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Ace1992

Holes appear to be squished in the Z direction

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Hey Guys,

 

I apologize if this question has been answered multiple time, but I have been looking for quite some time now and could not find a solution to this problem.  I am having issues with the holes of the parts appearing to be squished in the z direction.  The hole in the attached picture is supposed to be 8mm in diameter.  As you can see the hole diameter in the X and Y direction is only .1mm off, but in the Z direction the circle is off 1.12mm.  At first I thought it was just the Z axis was not calibrated, but the overall Z dimension of the part is correct.  As you can see in the last picture, the overall part measures 21.45mm, and it is supposed to measure 21.5mm.  With it being off only by .05mm I don't think that my Z-axis needs calibrating.  I someone could please help me with this problem I would really appreciate it.  

 

I have an Ultimaker 2, printing with Colorfabb HT material, 100% infill, 60mm/sec, support at 60 degrees and .15mm gap between the support and part, 270 degrees print temp, and cooling at 30%.  I have great layer adhesion and no curling, so I don't think the temp has anything to do with it.  

 

Thanks,

 

Andy 

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I suspect it's the top half of the hole.  I suspect this is normal for FDM printing because you are printing overhangs.  Usually I just design the hole to be a bit larger on the top or I drill it out after I print it.

 

One solution is to use PVA support but that would require a UM3 or major upgrades to your Um2.

 

Cooler temps help somewhat: more fan helps - make sure both side fans are at full power.  If you can lower the room temperature that won't hurt (put the printer under the air conditioner).  You can try lowering the nozzle temp a bit - maybe 10C.  But then you might get underextrusion so you could experiment.  You could lower the bed temp a bit but then parts are less likely to stick.  Some filaments print better than others.  Maybe try regular colorfab?  Or if you need high temp then try nGen (but with nGen I wouldn't mess with the temperatures -- just maybe try faster fan - maybe).

 

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Hey Gr5,

 

Thank you very for the quick reply.  Currently I have the bed temp set to 100 C, and then I enclose the printer to keep the temperature inside the printer warmer.  If I don't use the enclosure then I will get layer split do to temperature change.  I am currently making my own E3D V6 mount, so I need the High temperature material, and to be honest this HT material is pretty easy to print.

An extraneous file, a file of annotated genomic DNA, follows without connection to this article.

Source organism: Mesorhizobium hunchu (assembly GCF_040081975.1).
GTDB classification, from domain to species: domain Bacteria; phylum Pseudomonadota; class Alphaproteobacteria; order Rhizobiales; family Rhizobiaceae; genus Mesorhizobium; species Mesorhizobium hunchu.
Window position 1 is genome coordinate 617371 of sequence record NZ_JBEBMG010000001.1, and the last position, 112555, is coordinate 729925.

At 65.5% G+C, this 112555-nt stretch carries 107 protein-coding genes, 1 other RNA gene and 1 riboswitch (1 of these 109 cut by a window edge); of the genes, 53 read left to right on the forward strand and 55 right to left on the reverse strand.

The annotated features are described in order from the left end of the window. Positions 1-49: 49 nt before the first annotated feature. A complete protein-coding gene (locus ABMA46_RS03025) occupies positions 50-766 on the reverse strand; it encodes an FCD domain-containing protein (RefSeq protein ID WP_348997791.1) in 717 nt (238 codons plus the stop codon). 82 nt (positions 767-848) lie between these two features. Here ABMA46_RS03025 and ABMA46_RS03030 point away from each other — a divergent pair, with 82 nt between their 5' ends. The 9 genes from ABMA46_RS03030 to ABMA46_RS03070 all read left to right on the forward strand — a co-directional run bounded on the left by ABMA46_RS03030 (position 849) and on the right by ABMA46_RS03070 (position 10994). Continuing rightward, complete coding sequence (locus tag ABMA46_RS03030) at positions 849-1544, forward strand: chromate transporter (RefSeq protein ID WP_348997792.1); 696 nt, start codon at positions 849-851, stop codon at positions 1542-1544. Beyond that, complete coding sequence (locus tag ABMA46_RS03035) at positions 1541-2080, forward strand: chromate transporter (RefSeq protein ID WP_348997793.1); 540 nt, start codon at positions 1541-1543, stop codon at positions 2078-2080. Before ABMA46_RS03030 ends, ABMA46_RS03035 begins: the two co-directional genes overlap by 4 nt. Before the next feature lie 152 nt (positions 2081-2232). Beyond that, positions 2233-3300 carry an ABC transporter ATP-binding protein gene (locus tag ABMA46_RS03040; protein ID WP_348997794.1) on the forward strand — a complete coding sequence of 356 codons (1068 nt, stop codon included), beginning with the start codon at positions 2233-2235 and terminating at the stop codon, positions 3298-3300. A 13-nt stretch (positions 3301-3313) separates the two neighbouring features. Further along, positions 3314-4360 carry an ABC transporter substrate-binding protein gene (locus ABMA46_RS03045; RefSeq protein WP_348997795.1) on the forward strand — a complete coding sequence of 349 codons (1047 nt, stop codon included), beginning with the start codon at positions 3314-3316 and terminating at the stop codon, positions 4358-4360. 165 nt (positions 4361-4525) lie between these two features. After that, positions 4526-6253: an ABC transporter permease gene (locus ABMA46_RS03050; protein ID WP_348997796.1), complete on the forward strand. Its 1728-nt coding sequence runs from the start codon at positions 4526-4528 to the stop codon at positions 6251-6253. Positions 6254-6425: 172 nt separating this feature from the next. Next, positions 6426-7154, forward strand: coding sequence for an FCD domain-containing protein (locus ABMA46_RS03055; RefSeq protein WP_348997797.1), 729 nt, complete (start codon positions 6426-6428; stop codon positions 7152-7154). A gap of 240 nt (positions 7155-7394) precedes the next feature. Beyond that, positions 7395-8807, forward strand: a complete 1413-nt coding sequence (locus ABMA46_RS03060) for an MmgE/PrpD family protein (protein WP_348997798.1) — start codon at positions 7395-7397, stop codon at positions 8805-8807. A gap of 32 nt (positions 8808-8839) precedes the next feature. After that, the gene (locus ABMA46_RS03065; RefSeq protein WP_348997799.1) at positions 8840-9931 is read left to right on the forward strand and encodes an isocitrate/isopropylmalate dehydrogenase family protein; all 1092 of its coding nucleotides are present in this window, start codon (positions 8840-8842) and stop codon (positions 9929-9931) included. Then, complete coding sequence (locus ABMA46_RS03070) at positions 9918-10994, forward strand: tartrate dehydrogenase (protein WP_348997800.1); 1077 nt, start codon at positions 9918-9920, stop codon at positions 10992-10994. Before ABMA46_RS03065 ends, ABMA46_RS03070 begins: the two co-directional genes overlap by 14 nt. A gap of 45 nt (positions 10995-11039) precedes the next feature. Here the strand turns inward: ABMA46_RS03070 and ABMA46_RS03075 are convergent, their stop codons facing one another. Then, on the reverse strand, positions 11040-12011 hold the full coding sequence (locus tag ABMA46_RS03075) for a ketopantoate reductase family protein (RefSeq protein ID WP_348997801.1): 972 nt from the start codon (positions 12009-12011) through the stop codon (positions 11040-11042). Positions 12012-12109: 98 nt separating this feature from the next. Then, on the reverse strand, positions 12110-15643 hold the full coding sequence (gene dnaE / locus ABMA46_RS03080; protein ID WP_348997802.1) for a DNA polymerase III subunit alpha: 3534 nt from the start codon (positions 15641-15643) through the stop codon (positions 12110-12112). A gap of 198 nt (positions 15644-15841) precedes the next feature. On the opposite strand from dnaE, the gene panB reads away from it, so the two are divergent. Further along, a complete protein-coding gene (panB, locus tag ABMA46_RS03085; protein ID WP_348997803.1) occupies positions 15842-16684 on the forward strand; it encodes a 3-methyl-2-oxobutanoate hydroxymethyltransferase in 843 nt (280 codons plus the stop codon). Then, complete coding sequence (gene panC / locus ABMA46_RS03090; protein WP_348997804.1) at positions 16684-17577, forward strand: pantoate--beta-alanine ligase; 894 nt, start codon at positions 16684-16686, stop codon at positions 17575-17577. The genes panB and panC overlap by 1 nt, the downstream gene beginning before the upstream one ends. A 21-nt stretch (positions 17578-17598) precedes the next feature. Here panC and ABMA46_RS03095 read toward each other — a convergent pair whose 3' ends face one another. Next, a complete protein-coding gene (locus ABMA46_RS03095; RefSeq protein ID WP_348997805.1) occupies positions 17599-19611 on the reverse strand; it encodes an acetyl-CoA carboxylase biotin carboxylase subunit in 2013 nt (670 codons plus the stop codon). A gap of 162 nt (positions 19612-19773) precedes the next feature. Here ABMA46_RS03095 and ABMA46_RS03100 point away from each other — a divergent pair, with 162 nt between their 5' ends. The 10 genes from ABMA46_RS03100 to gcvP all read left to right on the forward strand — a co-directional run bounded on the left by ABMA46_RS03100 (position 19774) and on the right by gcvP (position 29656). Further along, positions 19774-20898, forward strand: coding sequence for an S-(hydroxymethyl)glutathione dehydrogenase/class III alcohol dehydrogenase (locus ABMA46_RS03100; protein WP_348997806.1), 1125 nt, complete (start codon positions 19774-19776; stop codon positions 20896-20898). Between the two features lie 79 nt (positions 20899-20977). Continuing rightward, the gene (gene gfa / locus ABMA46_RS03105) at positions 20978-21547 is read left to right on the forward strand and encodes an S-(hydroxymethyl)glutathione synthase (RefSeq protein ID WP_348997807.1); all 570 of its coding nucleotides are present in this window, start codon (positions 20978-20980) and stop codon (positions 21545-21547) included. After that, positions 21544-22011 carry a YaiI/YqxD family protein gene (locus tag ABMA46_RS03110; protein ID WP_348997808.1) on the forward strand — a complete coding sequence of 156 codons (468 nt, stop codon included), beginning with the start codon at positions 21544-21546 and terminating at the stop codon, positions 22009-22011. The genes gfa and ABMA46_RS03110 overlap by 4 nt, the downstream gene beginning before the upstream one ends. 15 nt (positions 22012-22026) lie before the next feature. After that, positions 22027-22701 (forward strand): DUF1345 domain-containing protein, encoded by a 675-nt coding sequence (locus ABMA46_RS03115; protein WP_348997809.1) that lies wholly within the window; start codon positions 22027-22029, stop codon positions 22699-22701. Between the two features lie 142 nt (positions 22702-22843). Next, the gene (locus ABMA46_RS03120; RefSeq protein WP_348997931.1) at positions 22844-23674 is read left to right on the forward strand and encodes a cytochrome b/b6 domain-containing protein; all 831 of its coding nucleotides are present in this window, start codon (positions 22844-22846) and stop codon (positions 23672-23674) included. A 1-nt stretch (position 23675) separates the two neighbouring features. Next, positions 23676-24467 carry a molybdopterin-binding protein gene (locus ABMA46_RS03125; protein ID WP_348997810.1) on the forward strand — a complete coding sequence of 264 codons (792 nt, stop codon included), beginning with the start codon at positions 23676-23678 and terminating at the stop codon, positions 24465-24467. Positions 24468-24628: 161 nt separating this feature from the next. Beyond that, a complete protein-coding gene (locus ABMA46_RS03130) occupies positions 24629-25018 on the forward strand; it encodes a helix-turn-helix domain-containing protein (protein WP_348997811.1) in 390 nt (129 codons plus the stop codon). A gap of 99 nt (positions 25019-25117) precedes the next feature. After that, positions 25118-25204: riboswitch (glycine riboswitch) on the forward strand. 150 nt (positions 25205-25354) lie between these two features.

I have attached one more picture to hopefully add some more detail to my conundrum.  As you can see,  I have support materiel inside of the hole when I print it.  The pictures in my previous post were after I pulled out all the support material.   This leads me to the question of why does the support material let it "squish" that much.  Like I said, I have my support structures .15mm away from the structure, so in theory I should only get a .3 mm shrinkage. That little of shrink would not bother me at all.  It may be just the perfectionist in me, but I feel like I must be doing something wrong, because I know that these printers are awesome.  

 

Thanks,

 

Andy 

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I don't think I've ever printed HT.  I certainly don't know it very well so I can't help you.  If it's splitting then it's indeed bad layer adhesion and you want to enclose the whole printer and lower the fan speed to maybe 30% but then the tops of your horizontal holes will sink down a bit.

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I don't know which density and how many layers you are using for the dense support interface, but unless the density is maybe 90%+, keep in mind that - especially when printing in such a hot environment - your layers will also sagg a little through the support and the support interface itself can also sagg through the normal support.

When you are looking for perfect, I can make two suggestions:

 

1) design the hole for 7 mm and use a drill bit or even better a reemer to drill it out - will give you a perfect dimension and the printed 7 mm hole helps to get it into the right space

 

2) will be pretty much trial and error - design  the top half of the hole as ellyptic shape, modify the measurements until you get the desired result

 

+ I think on both ways you'll be able to print without support in the hole, which I assume is a pain in the ass to get out of there

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Hey Guys,

 

Thanks for the replies and help.  Gr5, you had the right idea with increasing my fan speed.  I was afraid that it would start causing layer separation, but I has drastically increased the quality.  I just got a new roll of the HT in yesterday, so I am now messing with the print speed and the temperature a little more.  

 

@DF-Werkzeugservice:  Support material removal is not a pain at all for me.  I have spent quite a bit of time figuring out the best setting for this, and have found that .15 distance from part is just about perfect.  Most of the time, I just take a pair of needle nose pliers and twist and pull a little bit and the whole thing comes out.  

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